X9K009 Educational Assessment MSc Postgraduate Taught 2019
The MSc in Educational Assessment has been developed to meet the need for specialists in educational assessment within schools and more widely within the education system. The course is based on the extensive expertise in the School of Education at Durham University. You will learn to construct and use tests, classroom assessments, interviews, school inspections and more. The course is 'hands-on'; candidates learn about the theory of assessment and the challenges associated with assessment, but there is also a strong focus on providing training in the conducting of assessment. The course has strong links to the Chartered Institute of Educational Assessors (CIEA).
The course aims to produce specialists who are well equipped to work in assessment in many areas of education. We want these specialists to have good knowledge and skills and be well prepared for the tasks they undertake. Specifically, the course aims:
- To develop knowledge and awareness of the importance and many roles of assessment in education, and to enable students to engage with debate and to reflect on how to meet the challenges of effective educational assessment;
- To equip students with knowledge, understanding and relevant skills that will help them develop, deliver and analyse assessment at all levels of education, and to facilitate further research and scholarship in this important field.
This course will be of interest to international students as having effective assessment is a common challenge to any educational system. Looking around the world, we also find that trends in assessment, such as the drive towards assessment for learning and computer-based assessment, are an international rather than a local phenomena. The techniques and understanding achieved from the MSc in Educational Assessment, for this reason, are relevant to most nations. The intention of the full-time international programme is to bring together students from different nations and educational systems, including the UK system, to demonstrate and explore general issues in a local context. Generic theories and techniques will be taught, but students are encouraged to choose examples from their own educational system when exploring these in assignments and other tasks.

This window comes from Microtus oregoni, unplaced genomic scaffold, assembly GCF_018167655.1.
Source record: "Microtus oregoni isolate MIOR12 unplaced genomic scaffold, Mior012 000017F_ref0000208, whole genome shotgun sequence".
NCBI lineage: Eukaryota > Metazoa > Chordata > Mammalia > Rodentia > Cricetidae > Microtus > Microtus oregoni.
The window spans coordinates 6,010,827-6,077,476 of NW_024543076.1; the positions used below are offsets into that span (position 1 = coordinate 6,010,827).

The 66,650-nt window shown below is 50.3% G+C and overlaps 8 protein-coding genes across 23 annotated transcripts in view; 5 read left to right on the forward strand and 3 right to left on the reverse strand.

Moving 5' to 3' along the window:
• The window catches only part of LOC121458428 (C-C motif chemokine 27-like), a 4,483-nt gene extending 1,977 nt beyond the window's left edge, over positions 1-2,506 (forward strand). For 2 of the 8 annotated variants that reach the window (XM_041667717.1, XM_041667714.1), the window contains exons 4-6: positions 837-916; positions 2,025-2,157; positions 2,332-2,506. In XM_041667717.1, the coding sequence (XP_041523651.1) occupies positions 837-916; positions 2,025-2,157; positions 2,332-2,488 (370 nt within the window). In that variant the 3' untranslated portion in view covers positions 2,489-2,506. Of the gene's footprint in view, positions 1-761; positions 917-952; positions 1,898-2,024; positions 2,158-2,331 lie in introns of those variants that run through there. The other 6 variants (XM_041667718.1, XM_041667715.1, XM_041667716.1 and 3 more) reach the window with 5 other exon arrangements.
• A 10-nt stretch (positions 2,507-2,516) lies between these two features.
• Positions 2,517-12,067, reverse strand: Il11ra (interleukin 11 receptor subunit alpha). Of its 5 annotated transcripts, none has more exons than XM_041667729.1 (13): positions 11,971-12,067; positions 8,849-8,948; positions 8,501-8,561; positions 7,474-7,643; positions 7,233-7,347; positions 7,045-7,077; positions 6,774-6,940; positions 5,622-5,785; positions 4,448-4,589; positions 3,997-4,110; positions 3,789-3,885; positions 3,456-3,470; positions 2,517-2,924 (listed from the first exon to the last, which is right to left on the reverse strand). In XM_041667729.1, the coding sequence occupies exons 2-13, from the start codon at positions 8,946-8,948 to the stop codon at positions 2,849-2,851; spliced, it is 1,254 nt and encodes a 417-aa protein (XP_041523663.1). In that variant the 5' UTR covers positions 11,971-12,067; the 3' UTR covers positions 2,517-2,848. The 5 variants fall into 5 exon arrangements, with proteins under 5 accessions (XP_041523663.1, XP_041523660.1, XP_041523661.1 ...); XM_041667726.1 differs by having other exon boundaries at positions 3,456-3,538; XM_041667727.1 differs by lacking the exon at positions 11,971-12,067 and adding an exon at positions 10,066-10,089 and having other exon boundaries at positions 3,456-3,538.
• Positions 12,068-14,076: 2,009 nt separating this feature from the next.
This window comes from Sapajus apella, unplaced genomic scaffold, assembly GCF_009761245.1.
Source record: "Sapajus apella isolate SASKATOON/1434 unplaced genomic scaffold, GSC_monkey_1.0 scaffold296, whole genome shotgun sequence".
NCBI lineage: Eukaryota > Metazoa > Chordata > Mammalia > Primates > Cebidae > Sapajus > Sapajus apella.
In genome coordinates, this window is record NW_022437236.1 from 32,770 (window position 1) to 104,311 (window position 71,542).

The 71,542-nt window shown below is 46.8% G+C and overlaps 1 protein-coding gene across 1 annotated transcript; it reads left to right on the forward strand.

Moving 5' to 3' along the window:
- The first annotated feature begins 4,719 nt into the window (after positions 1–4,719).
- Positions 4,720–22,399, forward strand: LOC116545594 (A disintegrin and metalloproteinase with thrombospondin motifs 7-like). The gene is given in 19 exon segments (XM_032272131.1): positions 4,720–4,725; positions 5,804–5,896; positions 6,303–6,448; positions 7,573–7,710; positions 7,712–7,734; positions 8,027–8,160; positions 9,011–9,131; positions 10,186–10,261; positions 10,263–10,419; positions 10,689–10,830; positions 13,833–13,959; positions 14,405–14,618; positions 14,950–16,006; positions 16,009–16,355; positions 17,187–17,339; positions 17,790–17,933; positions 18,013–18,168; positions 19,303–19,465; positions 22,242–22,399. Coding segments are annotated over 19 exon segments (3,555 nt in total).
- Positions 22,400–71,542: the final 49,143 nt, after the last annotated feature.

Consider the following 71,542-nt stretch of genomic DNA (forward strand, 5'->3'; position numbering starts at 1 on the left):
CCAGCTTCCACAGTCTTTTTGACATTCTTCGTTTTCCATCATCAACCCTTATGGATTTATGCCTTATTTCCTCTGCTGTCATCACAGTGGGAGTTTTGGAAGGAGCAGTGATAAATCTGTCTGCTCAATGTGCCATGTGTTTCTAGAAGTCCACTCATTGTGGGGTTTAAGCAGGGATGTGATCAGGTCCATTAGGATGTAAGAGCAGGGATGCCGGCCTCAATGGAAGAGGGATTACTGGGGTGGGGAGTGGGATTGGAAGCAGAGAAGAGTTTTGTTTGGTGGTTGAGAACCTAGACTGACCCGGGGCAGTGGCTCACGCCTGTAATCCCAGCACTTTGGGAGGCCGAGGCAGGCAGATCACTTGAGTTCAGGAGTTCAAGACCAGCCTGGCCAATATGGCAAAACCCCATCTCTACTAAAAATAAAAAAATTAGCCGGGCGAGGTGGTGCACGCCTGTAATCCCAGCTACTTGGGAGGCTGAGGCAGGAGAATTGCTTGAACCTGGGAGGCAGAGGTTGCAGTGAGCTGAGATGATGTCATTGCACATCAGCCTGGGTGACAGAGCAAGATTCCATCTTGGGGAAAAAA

It is, understood that studying in a different country includes extra challenges. We therefore run special tutorial groups for international students. This happens every week during term time, and students are taken through a programme designed to enhance and develop the academic skills required at a UK university. These tutorials also have a strong social element, providing an opportunity to meet with staff and students on other courses (the tutorials share many of the sessions with international students from other postgraduate courses in the School of Education).
The course comprises four x 30 credit taught modules plus a 60 credit dissertation of up to 15,000 words. On a part-time basis, students study two modules per year in both year one and in year two and the dissertation in year three. On a full-time basis, students study all modules and the dissertation within one year.
- Standardised Tests and Exams (30 credits) – Part-time students must take this module as a pre-requisite to the Judgement-based Assessment module
- Classroom Assessment (30 credits)
- Judgement-based Assessment (30 credits)
- Research Methods in Education (30 credits)
- MSc Dissertation (60 credits).
To find out more about the modules available to students studying at Durham University please click here.
Please note: Current modules are indicative. Information for future academic years may change, for example, due to developments in the relevant academic field, or in light of student feedback.
Course Learning and Teaching